America's explosive independence plays
As US energy independence moves closer to reality, it will be a destabilising force for Iran and an increasingly disruptive influence on the rest of the world.
After all, so much of American engagement in the Middle East has been about protecting oil supplies and keeping the price of energy low, but the International Energy Agency has recently forecast that the US will overtake Saudi Arabia as the world’s biggest oil producer by 2020. Soon it will become an exporter of LNG.
The US now gets only 12 per cent of its oil from the Middle East and horizontal drilling and hydraulic fracturing of shale oil and gas deposits has raised the real prospect of energy independence for the US, after decades of dreaming about such a thing.
And Israel’s leaders must be watching the soaring production of oil and gas in the US and the approaching fiscal cliff with growing alarm: in fact, maybe that’s why they've been coming down so hard on Hamas in the Gaza Strip in the past few days.
It’s much more complicated than that of course. It will always be in America’s national interest for it to keep the shipping lanes open and Persian Gulf oil flowing, even if, miraculously, the US doesn’t need any itself.
Energy independence for the US is still a long way off and any defence spending cutbacks coming out of the negotiations on the fiscal cliff are likely to be fairly small, but the balance of power and energy in the world is shifting nonetheless.
As American reliance for energy on the Middle East declines, China’s is increasing. China, and the rest of Asia for that matter, is counting on America to keep something resembling the peace there, to keep the oil flowing.
The key remains Iran, and increasing US oil and gas production is making the sanctions against Iran much more successful.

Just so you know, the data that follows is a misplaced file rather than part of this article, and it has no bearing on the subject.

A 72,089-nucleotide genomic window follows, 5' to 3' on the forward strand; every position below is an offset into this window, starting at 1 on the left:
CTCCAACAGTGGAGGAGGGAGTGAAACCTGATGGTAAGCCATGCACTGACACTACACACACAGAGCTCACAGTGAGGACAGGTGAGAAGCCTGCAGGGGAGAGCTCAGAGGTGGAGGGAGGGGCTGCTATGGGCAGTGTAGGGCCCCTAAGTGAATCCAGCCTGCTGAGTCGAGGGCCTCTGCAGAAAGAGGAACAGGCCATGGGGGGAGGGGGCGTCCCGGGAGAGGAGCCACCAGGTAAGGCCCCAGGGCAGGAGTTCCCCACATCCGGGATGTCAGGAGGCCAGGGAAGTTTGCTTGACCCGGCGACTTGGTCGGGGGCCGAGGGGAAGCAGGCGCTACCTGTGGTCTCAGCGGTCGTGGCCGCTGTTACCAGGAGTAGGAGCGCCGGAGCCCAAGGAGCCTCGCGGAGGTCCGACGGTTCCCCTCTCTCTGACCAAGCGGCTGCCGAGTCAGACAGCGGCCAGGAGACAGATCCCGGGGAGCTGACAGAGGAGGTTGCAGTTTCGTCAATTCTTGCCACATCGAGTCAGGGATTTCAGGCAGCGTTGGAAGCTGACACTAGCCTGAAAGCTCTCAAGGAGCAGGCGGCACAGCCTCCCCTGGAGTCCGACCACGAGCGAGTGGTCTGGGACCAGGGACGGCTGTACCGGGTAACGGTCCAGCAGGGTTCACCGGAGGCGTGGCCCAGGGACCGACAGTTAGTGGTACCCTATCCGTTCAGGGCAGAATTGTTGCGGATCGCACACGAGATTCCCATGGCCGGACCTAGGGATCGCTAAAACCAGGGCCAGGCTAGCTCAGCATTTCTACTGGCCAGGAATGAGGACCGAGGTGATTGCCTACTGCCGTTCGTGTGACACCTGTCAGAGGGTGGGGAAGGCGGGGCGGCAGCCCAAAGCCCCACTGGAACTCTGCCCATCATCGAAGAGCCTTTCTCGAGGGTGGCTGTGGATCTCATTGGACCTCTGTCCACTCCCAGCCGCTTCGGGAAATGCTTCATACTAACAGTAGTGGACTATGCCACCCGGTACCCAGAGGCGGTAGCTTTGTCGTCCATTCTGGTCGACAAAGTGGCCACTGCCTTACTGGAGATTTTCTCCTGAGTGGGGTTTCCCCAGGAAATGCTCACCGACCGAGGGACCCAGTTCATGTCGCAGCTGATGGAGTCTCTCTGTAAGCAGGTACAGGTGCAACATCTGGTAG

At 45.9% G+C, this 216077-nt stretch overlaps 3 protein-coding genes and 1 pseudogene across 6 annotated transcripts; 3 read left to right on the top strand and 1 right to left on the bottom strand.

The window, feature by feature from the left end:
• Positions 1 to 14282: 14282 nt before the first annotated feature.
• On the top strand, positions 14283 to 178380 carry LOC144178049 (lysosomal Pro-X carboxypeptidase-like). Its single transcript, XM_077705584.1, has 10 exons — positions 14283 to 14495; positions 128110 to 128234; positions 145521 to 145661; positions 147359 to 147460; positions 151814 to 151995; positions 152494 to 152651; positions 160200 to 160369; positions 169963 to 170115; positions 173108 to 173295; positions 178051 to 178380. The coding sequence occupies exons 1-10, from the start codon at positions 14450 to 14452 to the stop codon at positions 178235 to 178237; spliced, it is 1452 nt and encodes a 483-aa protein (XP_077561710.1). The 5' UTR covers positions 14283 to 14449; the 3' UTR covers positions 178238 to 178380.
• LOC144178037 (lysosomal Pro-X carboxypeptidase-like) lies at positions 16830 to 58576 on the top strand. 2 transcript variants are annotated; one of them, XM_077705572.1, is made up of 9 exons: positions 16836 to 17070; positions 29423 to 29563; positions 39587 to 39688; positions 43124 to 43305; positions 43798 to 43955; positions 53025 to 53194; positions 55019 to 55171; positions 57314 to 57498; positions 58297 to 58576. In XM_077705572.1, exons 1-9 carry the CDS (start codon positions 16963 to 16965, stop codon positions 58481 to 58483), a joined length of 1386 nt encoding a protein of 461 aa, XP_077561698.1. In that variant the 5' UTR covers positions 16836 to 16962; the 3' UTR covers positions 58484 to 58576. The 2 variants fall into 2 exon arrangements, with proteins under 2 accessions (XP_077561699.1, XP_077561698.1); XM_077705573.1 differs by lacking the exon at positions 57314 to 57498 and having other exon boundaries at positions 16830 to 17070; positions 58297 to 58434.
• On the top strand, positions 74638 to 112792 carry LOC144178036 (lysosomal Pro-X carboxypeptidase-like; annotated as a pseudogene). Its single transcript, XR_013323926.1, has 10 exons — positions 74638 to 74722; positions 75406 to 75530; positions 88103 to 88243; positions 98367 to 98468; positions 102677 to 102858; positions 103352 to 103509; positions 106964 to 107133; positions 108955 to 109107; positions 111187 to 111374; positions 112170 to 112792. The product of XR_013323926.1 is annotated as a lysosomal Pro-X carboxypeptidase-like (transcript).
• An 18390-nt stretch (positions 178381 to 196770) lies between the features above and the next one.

Iran denies supplying Hamas with Fajr-5 rockets that can get from Gaza to Tel Aviv, but they were made there. Thanks to the effectiveness of the sanctions, Iran is now risking a lot by supporting Hamas.
The other great global impact of America’s rapidly growing production of oil and gas is on manufacturing.
Once the fiscal cliff is dealt with, the focus of President Obama’s second term is going to be jobs and these days that means making the most of shale gas and oil. Already 1.7 million jobs have been created as a direct result of the US energy revolution, according to analysis by the consulting firm, IHS.
The deputy chairman of IHS, Daniel Yergin, writing in the Financial Times over the weekend, said billions of dollars of investment are now slated for US manufacturing because of inexpensive gas, and that by 2020 the number of new jobs resulting from it will be 3 million.
The effect of this on the global economy is hard to overestimate.
The technocrats now in charge of both Europe and China have a tremendous amount of work to do in reforming their economies to make them more productive and generally bring them into the 21st century.
To improve productivity, China, Japan, Italy, France and Spain all have to rapidly deregulate their economies and introduce market forces, as Australia has been doing since 1983. Failure to do so will eventually be catastrophic – and that goes for China as much as the others.
America is already deregulated (arguably too much so) and very productive. Cheap energy is likely to make it a manufacturing powerhouse once more – if not as an exporter, then certainly enough to supply itself (A highly flammable gas bubble for US manufacturing, November 14).
As my colleague Robert Gottliebsen wrote last week (Sheikh Kloppers and BHP's 'new Saudi', November 14), cheap plentiful energy in the United States potentially changes everything, for Australia as well as the world.
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